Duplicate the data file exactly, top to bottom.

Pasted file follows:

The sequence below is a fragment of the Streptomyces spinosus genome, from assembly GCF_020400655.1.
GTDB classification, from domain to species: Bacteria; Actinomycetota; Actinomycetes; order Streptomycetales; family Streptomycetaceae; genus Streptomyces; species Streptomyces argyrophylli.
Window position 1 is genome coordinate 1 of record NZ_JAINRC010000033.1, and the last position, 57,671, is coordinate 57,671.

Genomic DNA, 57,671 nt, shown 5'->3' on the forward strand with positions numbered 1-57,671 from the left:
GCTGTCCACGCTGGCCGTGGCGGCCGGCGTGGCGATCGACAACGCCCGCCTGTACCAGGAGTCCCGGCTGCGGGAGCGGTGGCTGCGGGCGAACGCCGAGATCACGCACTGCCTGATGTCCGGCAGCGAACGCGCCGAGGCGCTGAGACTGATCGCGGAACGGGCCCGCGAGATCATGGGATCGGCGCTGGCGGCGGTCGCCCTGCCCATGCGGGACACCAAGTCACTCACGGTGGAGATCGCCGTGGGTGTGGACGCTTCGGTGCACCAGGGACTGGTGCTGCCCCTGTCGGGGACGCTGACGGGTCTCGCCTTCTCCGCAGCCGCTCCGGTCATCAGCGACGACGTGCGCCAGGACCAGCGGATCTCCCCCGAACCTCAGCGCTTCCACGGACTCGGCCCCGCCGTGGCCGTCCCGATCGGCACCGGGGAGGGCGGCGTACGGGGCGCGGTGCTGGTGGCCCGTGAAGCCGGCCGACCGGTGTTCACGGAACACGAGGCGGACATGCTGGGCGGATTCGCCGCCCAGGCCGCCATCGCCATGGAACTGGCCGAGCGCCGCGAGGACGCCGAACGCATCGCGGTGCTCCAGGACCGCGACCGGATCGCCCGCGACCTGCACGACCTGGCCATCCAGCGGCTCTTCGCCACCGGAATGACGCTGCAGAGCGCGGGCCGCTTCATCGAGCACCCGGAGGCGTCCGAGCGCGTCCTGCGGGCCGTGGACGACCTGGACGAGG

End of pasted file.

The sequence below is a fragment of the Streptomyces spinosus genome, from assembly GCF_020400655.1.
GTDB classification, from domain to species: Bacteria; Actinomycetota; Actinomycetes; order Streptomycetales; family Streptomycetaceae; genus Streptomyces; species Streptomyces argyrophylli.
Window position 1 is genome coordinate 1 of record NZ_JAINRC010000033.1, and the last position, 57,671, is coordinate 57,671.

Genomic DNA, 57,671 nt, shown 5'->3' on the forward strand with positions numbered 1-57,671 from the left:
GCTGTCCACGCTGGCCGTGGCGGCCGGCGTGGCGATCGACAACGCCCGCCTGTACCAGGAGTCCCGGCTGCGGGAGCGGTGGCTGCGGGCGAACGCCGAGATCACGCACTGCCTGATGTCCGGCAGCGAACGCGCCGAGGCGCTGAGACTGATCGCGGAACGGGCCCGCGAGATCATGGGATCGGCGCTGGCGGCGGTCGCCCTGCCCATGCGGGACACCAAGTCACTCACGGTGGAGATCGCCGTGGGTGTGGACGCTTCGGTGCACCAGGGACTGGTGCTGCCCCTGTCGGGGACGCTGACGGGTCTCGCCTTCTCCGCAGCCGCTCCGGTCATCAGCGACGACGTGCGCCAGGACCAGCGGATCTCCCCCGAACCTCAGCGCTTCCACGGACTCGGCCCCGCCGTGGCCGTCCCGATCGGCACCGGGGAGGGCGGCGTACGGGGCGCGGTGCTGGTGGCCCGTGAAGCCGGCCGACCGGTGTTCACGGAACACGAGGCGGACATGCTGGGCGGATTCGCCGCCCAGGCCGCCATCGCCATGGAACTGGCCGAGCGCCGCGAGGACGCCGAACGCATCGCGGTGCTCCAGGACCGCGACCGGATCGCCCGCGACCTGCACGACCTGGCCATCCAGCGGCTCTTCGCCACCGGAATGACGCTGCAGAGCGCGGGCCGCTTCATCGAGCACCCGGAGGCGTCCGAGCGCGTCCTGCGGGCCGTGGACGACCTGGACGAGG